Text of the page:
Angioplasty is an operation to repair a
damaged blood vessel or unblock a
coronary artery.

Using the wrist means doctors are
getting access to the heart through the
radial artery in the arm rather than the
femoral artery, which delivers blood to
the lower extremities.

While technically more challenging for
doctors, the radial technique is
associated with fewer bleeding
complications and better long-term
results for patients in a growing
number of studies.

In 2011 only about 8% of cardiac
catheterizations performed in the U.S.
use the radial approach. That's up
from less than 2% about four years

The rate is well behind several
European countries such as Norway
and France, and Japan, where rates
typically exceed 50% and in some
cases are above 70%.

The radial procedure isn't perfect.
The radial artery is smaller than its
femoral counterpart. Especially in older
patients, it can develop twists and
loops that make it difficult for doctors
to get the catheter to the heart. The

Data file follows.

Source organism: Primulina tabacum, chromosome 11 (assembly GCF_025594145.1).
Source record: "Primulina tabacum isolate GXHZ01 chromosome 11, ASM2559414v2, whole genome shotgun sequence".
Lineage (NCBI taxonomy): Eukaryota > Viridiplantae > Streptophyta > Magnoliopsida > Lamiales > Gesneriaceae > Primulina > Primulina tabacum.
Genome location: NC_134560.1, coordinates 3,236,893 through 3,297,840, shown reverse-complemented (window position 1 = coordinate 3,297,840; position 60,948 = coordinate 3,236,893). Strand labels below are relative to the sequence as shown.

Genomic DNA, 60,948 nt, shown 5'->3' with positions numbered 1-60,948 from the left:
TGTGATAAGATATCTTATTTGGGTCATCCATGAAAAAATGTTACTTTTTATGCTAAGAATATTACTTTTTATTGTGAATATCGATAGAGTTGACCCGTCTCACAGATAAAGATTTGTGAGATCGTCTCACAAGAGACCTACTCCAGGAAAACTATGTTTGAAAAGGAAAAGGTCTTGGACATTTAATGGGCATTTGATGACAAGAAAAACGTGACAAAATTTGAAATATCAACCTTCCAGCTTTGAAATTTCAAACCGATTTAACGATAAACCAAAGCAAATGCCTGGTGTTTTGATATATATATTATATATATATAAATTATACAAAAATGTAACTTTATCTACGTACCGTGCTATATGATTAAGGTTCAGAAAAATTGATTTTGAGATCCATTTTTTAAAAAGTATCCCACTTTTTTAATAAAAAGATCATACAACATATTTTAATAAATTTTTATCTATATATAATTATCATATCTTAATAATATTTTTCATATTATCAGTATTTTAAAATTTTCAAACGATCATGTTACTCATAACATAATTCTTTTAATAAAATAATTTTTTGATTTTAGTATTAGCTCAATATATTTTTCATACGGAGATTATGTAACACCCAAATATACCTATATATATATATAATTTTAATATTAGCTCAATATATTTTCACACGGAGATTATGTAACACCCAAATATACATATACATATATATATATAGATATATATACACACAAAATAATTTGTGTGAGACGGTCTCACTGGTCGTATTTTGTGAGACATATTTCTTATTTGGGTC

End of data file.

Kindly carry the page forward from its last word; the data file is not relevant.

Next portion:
procedure may take longer than the
femoral technique and thus increase
radiation exposure to both patient and
physician. But with practice, doctors
can become proficient and routinely
overcome such challenges.

A trial called Rival has been has been
underway since 2006 comparing the
two methods and it has reported
results in April 2011. It enrolled more
than 7,000 patients at centers around
the world to compare the two
strategies on rates of death, heart
attacks and major bleeding within 30
days of the procedure. It was led by
Sanjit Jolly of McMasters University in

The result is as follows: While both
methods are equally effective in
clearing heart arteries, going through
the wrist results in fewer complications.
The wrist approach cuts the bleeding
risk by nearly 60 percent. Bleeding
complications with this approach are
less common in high-risk individuals
such as the elderly and those with
acute coronary syndromes.
The wrist approach lowers hospital
costs as the puncture site can be
bandaged and patients are discharged
quicker. Moreover, it overcomes the
discomfort of lying flat for hours in
order for the incision site to seal up.

A Canadian study adds compelling
support for current recommendations
that people who first get clot-dissolving
treatment for heart attacks should
have artery-opening angioplasty as
soon as possible afterward.
The study shows that angioplasty
should be done within six hours. The
trouble is that many medical centers
are not equipped to do the procedure
on an emergency basis

Peripheral angioplasty to save legs,
feet from amputation;

Balloon sinuplasty to unplug sinuses
by Acclarent;